Excerpts

Excerpts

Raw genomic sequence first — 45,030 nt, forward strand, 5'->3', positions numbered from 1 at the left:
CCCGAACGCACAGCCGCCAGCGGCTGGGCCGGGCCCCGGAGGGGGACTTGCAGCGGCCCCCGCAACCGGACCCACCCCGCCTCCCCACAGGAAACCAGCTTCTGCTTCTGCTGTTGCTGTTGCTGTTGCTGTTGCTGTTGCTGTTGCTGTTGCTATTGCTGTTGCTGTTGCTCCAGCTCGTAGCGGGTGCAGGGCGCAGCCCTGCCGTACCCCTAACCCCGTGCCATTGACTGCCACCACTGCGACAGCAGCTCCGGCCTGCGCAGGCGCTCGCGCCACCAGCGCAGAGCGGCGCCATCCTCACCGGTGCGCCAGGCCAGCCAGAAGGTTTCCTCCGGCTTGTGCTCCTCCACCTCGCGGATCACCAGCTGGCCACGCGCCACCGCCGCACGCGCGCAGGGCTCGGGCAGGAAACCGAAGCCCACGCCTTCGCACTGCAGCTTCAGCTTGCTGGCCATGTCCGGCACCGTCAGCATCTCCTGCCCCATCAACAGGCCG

Chapter 1 Mercy stood in front of the principal's desk, with the excuse note in her hand. Mrs. Griesel laid down her pen and looked at her over the top of her spectacles. "Yes, Mercy?" she said, taking the note and opening it. "It says here that you are to be excused from the class assembly rehearsals because you have ..." She paused and looked at Mercy as if she couldn't quite believe what she was reading. "The collywobbles?" Mercy nodded. "Are the collywobbles the same or different from the dickey tummy you had last week?" Mrs. Griesel heaved herself out of her swivel chair and clip clopped over to a filing cabinet from which she pulled a file. "I must have about twelve excuse notes here," she said. "This one was rather good. It says that you are to be excused from inter-house cross-country because you have a bone in your leg." She raised one eyebrow. "Who wrote this note, Mercy?" "My foster mother Aunt Mary." "Did she also write the one about you having a bone in your leg?" "No, that was my other foster mother, Aunt Flora." "Yes, I remember now. They're sisters." Mrs. Griesel tapped her top lip with her index finger. "And, just remind me, how long have you been living with these Aunts?" "Since I was five." "And they are ... how old would you say?" Mercy didn't know. When she'd asked Aunt Mary a few years ago, Aunt Mary said she was as old as her tongue and a little bit older than her teeth. They were old--but it was hard to say just how old. Their faces were lined and freckled and their hair was silvery white: Aunt Mary cut hers straight with nail scissors but Aunt Flora's hair stood up like dandelion fluff. Aunt Mary always carried a handkerchief and a bunch of keys in the pocket of her homemade dress. Aunt Flora liked comfy tracksuit pants that she pulled up high. How old is that exactly? "I don't know, Mrs. Griesel." "So why has Mrs. Pruitt sent you to me today? Tell me more about this class assembly and why you need to be excused from it." It was hard for Mercy to explain why the instruction to do a folk dance from her own culture proved so difficult to follow. When she asked the Aunts for help, they didn't make it any easier. "Oh for Heaven's sake," Aunt Mary said, when Mercy asked. "Can we pretend you are Polish and teach you the polka?" Aunt Mary had ideas about education and they didn't include cultural folk dancing or anything "new-fangled" as she called it. She didn't even read Mercy's school reports. She thought education should include memorizing the Latin names of plants and a lot of great poetry. Oh young Lochinvar has come out of the West, through all the wide border his steed was the best ... But Aunt Flora was more nervous: she liked Mercy to get the right answer and not get into trouble. "What should we do, Mary?" Aunt Flora said. "Shall we teach her the quick step?" But they decided in the end to teach her Morris dancing. So Mercy watched while Aunt Flora played a plinky-plonky tune on the piano and Aunt Mary skipped about the sitting room waving her handkerchief in time to the music. Aunt Mary was not a person who skipped lightly and Mercy had been a bit disturbed by the sight--and then relieved when Aunt Mary had come to a breathless halt saying, "Oh, this is ridiculous. We'll have to think of something else." After an awkward silence, Aunt Flora asked, "Well, what will the other children be doing?" "Indian dancing? Maybe Zulu dancing," Mercy offered. "Mrs. Pruitt said that we all have a culture and we must celebrate it." "Ridiculous," said Aunt Mary. "Almost no-one has a single culture. If I were in your class at school, Mercy, which culture would I celebrate? White South African, whatever that is? Viking? English? West Indian?" "West Indian?" Mercy was confused. "Yes. After our great grandmother died, my great grandfather married a West Indian woman and its one of the big regrets of my life that I've never gone to Barbados to meet that side of my family." "Mrs. Pruitt wants me to do something by these people called the Cape Malay Minstrels," said Mercy. "Maybe it's because I'm ... you know ... colored." "Just because your mother's people came from Cape Town originally is no reason, dear child, to go capering about in shiny satin twanging a small guitar. Honestly! If you had grown up on the Cape Flats, it would be a festival that you could take completely to heart, but you've never even been to Cape Town!" Mercy was relieved. She'd seen the Kaapse Klopse festivities on TV; seen the bright costumes, the brass bands and the colorful umbrellas, but the whole event was completely alien to her; it was as strange as a Chinese New Year street party with paper dragons. "So," said Aunt Mary, "If we are to be accurate, I think what we are looking for here is a dance that has some Cape Malay, some Khoisan, a bit of Dutch Settler, some English ..." "I think we'll just write a little excuse note, shall we?" Aunt Flora said, always anxious to get Aunt Mary off her high horse. "Now where did I put those ..." And she wandered off through the kitchen and out into the back garden, patting her pockets and the top of her head, looking for her spectacles. So it was Aunt Mary who found a pen and wrote the note about the collywobbles--the same note that Mrs. Griesel was now adding to Mercy's folder as she waited for an explanation. Mercy took a deep breath. "Our class in is charge of assembly on Friday and Mrs. Pruitt wants us to do folk dancing from our own culture." "What a good idea!" said Mrs. Griesel, beaming. "I don't understand why your aunts would want you to miss out on this very worthwhile cultural activity. It sounds like such fun. Don't you agree, Mercy?" "Yes ma'am." Mrs. Griesel made her hands into a church steeple to support her chin and looked at Mercy with narrowed eyes. "I have to confess, you're a bit of a mystery, Mercy Adams," she said, looking back down at the folder. "Your marks are excellent but you won't join in. You won't do sport at all. Or orals. Or plays. You want to be excused from everything." Mrs. Griesel sighed. "And the peculiar thing is that these foster mothers of yours seem to collude in this non-participation. They seem to encourage it." She changed her tone of voice and tilted her head at a caring angle. "Mercy, is everything all right at home?" "Yes. It's all fine," said Mercy quickly. "Everything's fine." Mrs. Griesel looked back down at the open folder, flapped some pages backwards and forwards, and asked a bit too casually, "When did the social worker last check on you?" Mercy dug her fingernails into the palm of her hand. "I think I need to contact Child Welfare to review your case." Mrs. Griesel made a note in her diary. "I'm sure it's time they extended the order." She paused and then she said under her breath: "It may be time to reconsider ..." "It's OK, Mrs. Griesel, ma'am," Mercy said as brightly as she could. "I'll do the dancing." "That's the spirit, Mercy," said Mrs. Griesel, leaning back in her chair. "A little dancing will do you so much good." She wrinkled her nose. "You might even enjoy it." Mercy was prepared to do almost anything, even skip around waving a white hanky in the air, if it would keep the social worker away from the house. Excerpted from Small Mercies by Bridget Krone All rights reserved by the original copyright owners. Excerpts are provided for display purposes only and may not be reproduced, reprinted or distributed without the written permission of the publisher.